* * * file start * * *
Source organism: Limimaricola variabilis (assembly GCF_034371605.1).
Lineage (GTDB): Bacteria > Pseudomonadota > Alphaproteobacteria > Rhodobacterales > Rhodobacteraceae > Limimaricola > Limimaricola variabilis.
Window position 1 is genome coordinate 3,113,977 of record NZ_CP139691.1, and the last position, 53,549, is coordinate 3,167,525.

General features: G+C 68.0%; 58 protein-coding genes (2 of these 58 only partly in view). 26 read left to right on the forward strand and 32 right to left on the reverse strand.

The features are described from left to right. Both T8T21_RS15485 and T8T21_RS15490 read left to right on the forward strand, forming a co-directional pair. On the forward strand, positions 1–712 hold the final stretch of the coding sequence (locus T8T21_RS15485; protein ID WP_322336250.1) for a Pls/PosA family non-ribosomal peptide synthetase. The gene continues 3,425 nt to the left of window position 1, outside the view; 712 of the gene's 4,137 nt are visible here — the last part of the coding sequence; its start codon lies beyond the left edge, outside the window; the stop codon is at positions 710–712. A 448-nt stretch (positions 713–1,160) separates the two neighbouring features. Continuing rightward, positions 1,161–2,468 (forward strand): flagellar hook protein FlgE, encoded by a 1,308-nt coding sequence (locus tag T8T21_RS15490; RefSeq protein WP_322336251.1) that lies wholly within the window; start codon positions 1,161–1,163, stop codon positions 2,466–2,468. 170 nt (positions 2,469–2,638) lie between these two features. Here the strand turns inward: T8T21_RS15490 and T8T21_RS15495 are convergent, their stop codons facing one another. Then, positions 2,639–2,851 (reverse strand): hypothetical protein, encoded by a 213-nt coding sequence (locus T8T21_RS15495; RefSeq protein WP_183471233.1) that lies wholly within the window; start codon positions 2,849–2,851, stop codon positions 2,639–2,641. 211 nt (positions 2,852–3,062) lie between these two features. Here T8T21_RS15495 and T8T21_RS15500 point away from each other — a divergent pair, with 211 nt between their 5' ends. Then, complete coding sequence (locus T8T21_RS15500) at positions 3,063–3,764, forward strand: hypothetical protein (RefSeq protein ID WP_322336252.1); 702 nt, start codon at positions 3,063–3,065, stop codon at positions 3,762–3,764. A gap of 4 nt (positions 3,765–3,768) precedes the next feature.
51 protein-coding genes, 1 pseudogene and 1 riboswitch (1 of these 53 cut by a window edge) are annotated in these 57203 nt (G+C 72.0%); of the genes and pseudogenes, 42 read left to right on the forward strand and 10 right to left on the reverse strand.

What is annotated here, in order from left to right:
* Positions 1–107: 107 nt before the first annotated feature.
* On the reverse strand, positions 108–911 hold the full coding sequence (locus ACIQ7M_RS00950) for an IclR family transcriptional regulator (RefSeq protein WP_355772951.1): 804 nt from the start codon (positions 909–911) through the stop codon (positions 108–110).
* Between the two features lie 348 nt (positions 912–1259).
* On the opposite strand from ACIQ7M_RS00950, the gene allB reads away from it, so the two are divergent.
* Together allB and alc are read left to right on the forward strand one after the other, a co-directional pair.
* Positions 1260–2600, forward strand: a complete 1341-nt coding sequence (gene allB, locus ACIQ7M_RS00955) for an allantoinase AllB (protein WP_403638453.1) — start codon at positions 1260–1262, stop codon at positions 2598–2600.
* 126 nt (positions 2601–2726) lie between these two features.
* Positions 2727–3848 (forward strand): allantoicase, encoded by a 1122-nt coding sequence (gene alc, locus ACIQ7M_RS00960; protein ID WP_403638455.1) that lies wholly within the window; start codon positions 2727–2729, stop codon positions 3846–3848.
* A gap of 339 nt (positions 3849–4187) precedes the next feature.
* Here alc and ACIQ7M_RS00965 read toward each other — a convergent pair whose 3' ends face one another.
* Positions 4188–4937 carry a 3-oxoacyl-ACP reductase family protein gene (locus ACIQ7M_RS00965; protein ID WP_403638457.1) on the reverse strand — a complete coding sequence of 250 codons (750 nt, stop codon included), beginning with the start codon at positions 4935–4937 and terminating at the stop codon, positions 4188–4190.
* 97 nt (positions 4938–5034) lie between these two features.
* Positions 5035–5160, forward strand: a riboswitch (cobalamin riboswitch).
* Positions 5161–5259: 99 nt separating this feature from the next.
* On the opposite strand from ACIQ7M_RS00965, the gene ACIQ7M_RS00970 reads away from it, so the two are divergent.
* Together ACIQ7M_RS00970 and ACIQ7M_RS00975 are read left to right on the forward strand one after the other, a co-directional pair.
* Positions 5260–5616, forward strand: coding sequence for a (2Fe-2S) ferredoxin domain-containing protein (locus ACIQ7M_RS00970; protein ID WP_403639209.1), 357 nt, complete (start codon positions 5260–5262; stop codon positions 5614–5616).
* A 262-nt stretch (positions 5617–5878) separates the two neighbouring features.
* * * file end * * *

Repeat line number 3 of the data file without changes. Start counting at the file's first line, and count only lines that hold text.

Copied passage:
Window position 1 is genome coordinate 3,113,977 of record NZ_CP139691.1, and the last position, 53,549, is coordinate 3,167,525.